Life Is Beautiful and Roberto Benigni’s Shamelessness
There are some movies that I refuse to see. Some of them have to do with genre — I’ve never been a fan of horror — or some by director — Michael Bey’s entire oeuvre has never been one I wanted. But there are some films that appall mainly because I have never been unable to understand how, any time in the process no one said that this was a bad idea.
Life is Beautiful is one such example. I can’t understand how Roberto Benigni, even given the star power he had in his native Italy, was able to find funding for a film which featured an Italian Jew who gets married and has a child just prior to World War II, is taken by the Nazis into a concentration camp, and then spends all his time making the experience delightful for his young son, turning it into a game. Did no one at any time even suggest to Benigni, whose father died in a concentration camp even though the son was not Jewish himself, that this might not be the best idea for a movie?
Leaving aside that the film was made, that Harvey Weinstein decided that this was perfect for American, strikes me as wondering why no one questioned his character then — as a film producer, as a Jew, or hell, as a human being. Yet Weinstein not only bought the picture for Miramax, he put Benigni front and center to sell it. (I’ll get to that monstrosity in a minute.)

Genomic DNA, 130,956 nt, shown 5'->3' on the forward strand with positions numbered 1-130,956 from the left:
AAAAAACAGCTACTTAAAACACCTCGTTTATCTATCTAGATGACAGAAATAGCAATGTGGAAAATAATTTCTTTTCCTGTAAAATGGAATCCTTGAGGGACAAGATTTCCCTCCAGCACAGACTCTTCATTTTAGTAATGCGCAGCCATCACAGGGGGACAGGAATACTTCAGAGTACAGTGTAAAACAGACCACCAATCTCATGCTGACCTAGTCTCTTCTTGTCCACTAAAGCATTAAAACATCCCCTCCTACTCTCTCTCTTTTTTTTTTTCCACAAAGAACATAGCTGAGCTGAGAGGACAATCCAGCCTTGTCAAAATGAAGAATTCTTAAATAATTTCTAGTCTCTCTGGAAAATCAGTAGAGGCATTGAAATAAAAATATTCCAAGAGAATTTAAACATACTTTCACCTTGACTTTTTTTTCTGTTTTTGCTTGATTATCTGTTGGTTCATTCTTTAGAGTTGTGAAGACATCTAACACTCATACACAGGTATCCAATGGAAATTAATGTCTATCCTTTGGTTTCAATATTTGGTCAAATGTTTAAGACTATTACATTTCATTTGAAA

Now first of all, leaving aside the film’s appallingly high rating at imdb.com (it currently ranks 25th all time) most critics at the time were openly disgusted by the film. While Siskel and Ebert both raved about it and put it on their top ten lists (an aberration for both men) the lion’s share of film critics were repulsed by the subject, by the writing and performances, and basically every aspect of the film — the ridiculousness of the early scenes, how the camp that the characters get thrown in is the ‘cleanest concentration camp’ you’ve ever seen, and the maudlin behavior of every aspect of it. At least one major critic put it bluntly: ‘Life is Beautiful made me want to throw up.” Benigni would wave off almost every criticism by saying the movie was ‘a fable’. I’m not sure what the moral of this fable was supposed to be.
Benigni made the talk show circuits and Hollywood media conferences taking on the persona of the clichéd Italian buffoon. At the Cannes Film Festival upon the film taking the jury prize, he bowed at Martin Scorcese’s feet and kissed his shoes. On talk shows, he would gallop onto stages, stomp on desks and babble in extraordinarily broken English while fellow guests looked on alarmingly. It was performance art from beginning to end, and indeed during the process of promoting the film Benigni would give the game away when he was interviewed on 60 Minutes he spoke seriously and in flawless English.
Now I know that Hollywood is a town that loves great performances and its clear that Benigni’s act promoting Life is Beautiful was a masterpiece far outdoing his actual performance is Life Is Beautiful. But that performance actually bothers me less than Weinstein’s promotion of this travesty until it became one of the highest grossing foreign films of all time — $57 million in 1998 dollars. It was a comedy that was not funny, and a tearjearker that was as mechanical in jerking tears as a Harlequin romance, and somehow that was enough to launch the monstrosity into Oscar talk for Best Picture.